Coral vs. corral

Coral refers to (1) rocklike organic deposits occurring in warm-water seas and sometimes accumulating into large reefs, and (2) the marine animals whose secretions produce the reefs. Corral is (1) a noun referring to an enclosure for confining livestock, and (2) a verb with several meanings, including to hold in a corral and to take control of. Examples Coral reefs are on course to become the first ecosystem that human activity will eliminate entirely from the Earth. [Canberra Times] A pack … [Read more...]

Sneaked vs. snuck

Sneaked is the traditional past tense and past participle of sneak. Snuck is new, originating in the U.S. in the early 20th century, but it has become remarkably common across all main English varieties. People seem to like it, and it appears in even the most editorially scrupulous publications, so at this stage there is no basis for saying snuck is incorrect. It's just new. English has many irregular verb forms, and adding one more won't cause harm.  In American news publications, sneaked is … [Read more...]


The portmanteau bankster---a fusion of banker and gangster, from which we can infer the definition---has been growing in prevalence since the late-2000s financial crisis began, and it's received a boost from the recent demonstrations against financial-industry abuses. A Google News archive search uncovers a few scattered instances of bankster going back to the 1930s, but the word never gained widespread use until late 2008. Since then it's only grown, albeit mostly in internet comment sections … [Read more...]


In a recent BBC article, Matthew Engel decried the noun ouster as one of many "ugly and pointless" Americanisms infecting British English. While it's true that ouster has been especially common in American publications over the last few years, the word is actually several centuries old and British in origin. For the sense of ouster meaning ejection or dispossession, the Oxford English Dictionary lists British examples from more than two centuries before the United States was founded. And for … [Read more...]


The adjective eponymous traditionally describes someone for whom something, especially a work of art, is named. So, for example, the novel Jane Eyre's eponymous character is Jane Eyre, and the eponymous hero of the film Spartacus is Spartacus. In recent usage, however, the word is more often used to describe the work that is named after someone. For example, we might describe the album titled The Beatles as the Beatles' eponymous album. Neither sense is more right or wrong. The older sense is … [Read more...]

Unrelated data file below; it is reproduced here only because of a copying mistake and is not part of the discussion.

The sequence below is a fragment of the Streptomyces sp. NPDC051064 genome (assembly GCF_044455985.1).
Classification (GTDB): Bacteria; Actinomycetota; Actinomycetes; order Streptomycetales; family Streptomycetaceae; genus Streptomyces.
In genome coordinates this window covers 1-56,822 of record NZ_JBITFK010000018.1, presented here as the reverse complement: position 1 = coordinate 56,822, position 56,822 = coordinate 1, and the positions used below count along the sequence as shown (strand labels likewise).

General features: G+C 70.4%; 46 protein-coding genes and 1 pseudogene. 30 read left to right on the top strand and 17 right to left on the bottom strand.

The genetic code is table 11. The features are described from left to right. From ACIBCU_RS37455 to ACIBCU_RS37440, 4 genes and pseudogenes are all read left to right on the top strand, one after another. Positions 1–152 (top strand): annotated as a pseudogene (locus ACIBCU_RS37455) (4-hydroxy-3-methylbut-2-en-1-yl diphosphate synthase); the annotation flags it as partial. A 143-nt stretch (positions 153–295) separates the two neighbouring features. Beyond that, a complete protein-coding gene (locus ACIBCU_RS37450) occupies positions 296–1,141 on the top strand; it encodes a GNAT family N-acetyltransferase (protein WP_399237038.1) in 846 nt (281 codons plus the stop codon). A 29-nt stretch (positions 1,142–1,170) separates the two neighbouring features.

Counselor vs. counsellor

Counselor is the American spelling of the noun referring to (1) a person who gives counsel, (2) an attorney, and (3) a person who supervises young people at a youth camp. Counsellor is the preferred spelling everywhere outside the U.S. Similar distinctions apply to related words such as counseled/counselled and counseling/counselling; the single-l spellings are used in American English, and the double-l spellings are preferred outside the U.S. Examples American publications use the single-l … [Read more...]


Epicenter (or epicentre, as it's spelled outside the U.S.) originally referred to the point of the earth's surface above the center of an earthquake. Extending from this definition, the word has also come to refer to the center of any negative or dangerous event. This newer sense of epicenter is useful, as there are few alternatives that carry the same meaning. Related Ground zero But the word is perhaps overextended when writers do away with the negative connotations and use epicenter … [Read more...]


Lowlife---(1) a noun referring to a coarse or no-good person, and (2) an adjective meaning coarse or disreputable---has been in English for over two centuries. A few dictionaries still list the hyphenated low-life as the primary spelling, and as of late 2011, lowlife and low-life are neck and neck in current news publications. But the word will likely follow the trajectory of most English compounds and completely lose the hyphen sooner or later. With or without a hyphen, lowlife is usually … [Read more...]

Math vs. maths

Math and maths are equally acceptable abbreviations of mathematics. The only difference is that math is preferred in the U.S. and Canada, and maths is preferred in the U.K., Australia, and most other English-speaking areas of the world. Neither abbreviation is correct or incorrect. You may hear arguments for one being superior to the other, and there are logical cases for both sides. One could argue maths is better because mathematics ends in s, and one could argue math is better because … [Read more...]


In its traditional sense, momentarily means for a moment, so momentarily would be synonymous with briefly, not with soon. But the word is often used to mean in a moment---synonymous with soon or shortly. This newer sense of momentarily is often derided by protectors of traditional English, but it is well established, especially in North America. Even there, however, the word is still usually used in its older sense. Examples It's scary when a speeding puck strikes your neck, momentarily making … [Read more...]

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